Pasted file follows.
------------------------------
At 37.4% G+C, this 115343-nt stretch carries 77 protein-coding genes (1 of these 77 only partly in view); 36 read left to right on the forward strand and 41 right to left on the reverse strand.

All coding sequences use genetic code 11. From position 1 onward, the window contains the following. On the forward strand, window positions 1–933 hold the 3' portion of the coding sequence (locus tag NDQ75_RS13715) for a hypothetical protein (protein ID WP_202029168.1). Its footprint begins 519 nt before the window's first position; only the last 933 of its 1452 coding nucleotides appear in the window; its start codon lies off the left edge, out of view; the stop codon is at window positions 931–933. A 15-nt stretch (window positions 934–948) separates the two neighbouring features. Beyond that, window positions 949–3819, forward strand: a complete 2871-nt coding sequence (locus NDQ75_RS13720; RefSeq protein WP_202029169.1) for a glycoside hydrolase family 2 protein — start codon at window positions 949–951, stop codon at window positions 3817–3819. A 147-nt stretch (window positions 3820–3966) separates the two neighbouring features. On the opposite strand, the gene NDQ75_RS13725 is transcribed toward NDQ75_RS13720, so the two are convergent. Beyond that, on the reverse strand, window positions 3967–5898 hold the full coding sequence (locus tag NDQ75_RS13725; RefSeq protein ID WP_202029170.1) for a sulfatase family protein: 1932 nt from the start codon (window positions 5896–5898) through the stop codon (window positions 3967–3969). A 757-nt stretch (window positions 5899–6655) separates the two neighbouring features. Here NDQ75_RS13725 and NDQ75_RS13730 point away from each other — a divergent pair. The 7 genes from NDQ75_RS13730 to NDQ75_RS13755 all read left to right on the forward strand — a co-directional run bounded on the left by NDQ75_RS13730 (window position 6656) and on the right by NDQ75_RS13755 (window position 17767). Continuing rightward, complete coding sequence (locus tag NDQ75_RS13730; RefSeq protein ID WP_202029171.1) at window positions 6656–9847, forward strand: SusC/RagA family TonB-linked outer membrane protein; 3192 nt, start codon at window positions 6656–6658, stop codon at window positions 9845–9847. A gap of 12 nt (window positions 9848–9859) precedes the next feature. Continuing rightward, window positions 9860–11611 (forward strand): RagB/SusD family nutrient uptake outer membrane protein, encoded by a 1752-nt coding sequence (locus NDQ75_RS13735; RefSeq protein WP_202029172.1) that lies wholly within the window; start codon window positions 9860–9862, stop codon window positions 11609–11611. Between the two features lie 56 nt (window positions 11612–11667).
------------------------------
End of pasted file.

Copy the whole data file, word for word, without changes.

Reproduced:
At 37.4% G+C, this 115343-nt stretch carries 77 protein-coding genes (1 of these 77 only partly in view); 36 read left to right on the forward strand and 41 right to left on the reverse strand.

All coding sequences use genetic code 11. From position 1 onward, the window contains the following. On the forward strand, window positions 1–933 hold the 3' portion of the coding sequence (locus tag NDQ75_RS13715) for a hypothetical protein (protein ID WP_202029168.1). Its footprint begins 519 nt before the window's first position; only the last 933 of its 1452 coding nucleotides appear in the window; its start codon lies off the left edge, out of view; the stop codon is at window positions 931–933. A 15-nt stretch (window positions 934–948) separates the two neighbouring features. Beyond that, window positions 949–3819, forward strand: a complete 2871-nt coding sequence (locus NDQ75_RS13720; RefSeq protein WP_202029169.1) for a glycoside hydrolase family 2 protein — start codon at window positions 949–951, stop codon at window positions 3817–3819. A 147-nt stretch (window positions 3820–3966) separates the two neighbouring features. On the opposite strand, the gene NDQ75_RS13725 is transcribed toward NDQ75_RS13720, so the two are convergent. Beyond that, on the reverse strand, window positions 3967–5898 hold the full coding sequence (locus tag NDQ75_RS13725; RefSeq protein ID WP_202029170.1) for a sulfatase family protein: 1932 nt from the start codon (window positions 5896–5898) through the stop codon (window positions 3967–3969). A 757-nt stretch (window positions 5899–6655) separates the two neighbouring features. Here NDQ75_RS13725 and NDQ75_RS13730 point away from each other — a divergent pair. The 7 genes from NDQ75_RS13730 to NDQ75_RS13755 all read left to right on the forward strand — a co-directional run bounded on the left by NDQ75_RS13730 (window position 6656) and on the right by NDQ75_RS13755 (window position 17767). Continuing rightward, complete coding sequence (locus tag NDQ75_RS13730; RefSeq protein ID WP_202029171.1) at window positions 6656–9847, forward strand: SusC/RagA family TonB-linked outer membrane protein; 3192 nt, start codon at window positions 6656–6658, stop codon at window positions 9845–9847. A gap of 12 nt (window positions 9848–9859) precedes the next feature. Continuing rightward, window positions 9860–11611 (forward strand): RagB/SusD family nutrient uptake outer membrane protein, encoded by a 1752-nt coding sequence (locus NDQ75_RS13735; RefSeq protein WP_202029172.1) that lies wholly within the window; start codon window positions 9860–9862, stop codon window positions 11609–11611. Between the two features lie 56 nt (window positions 11612–11667).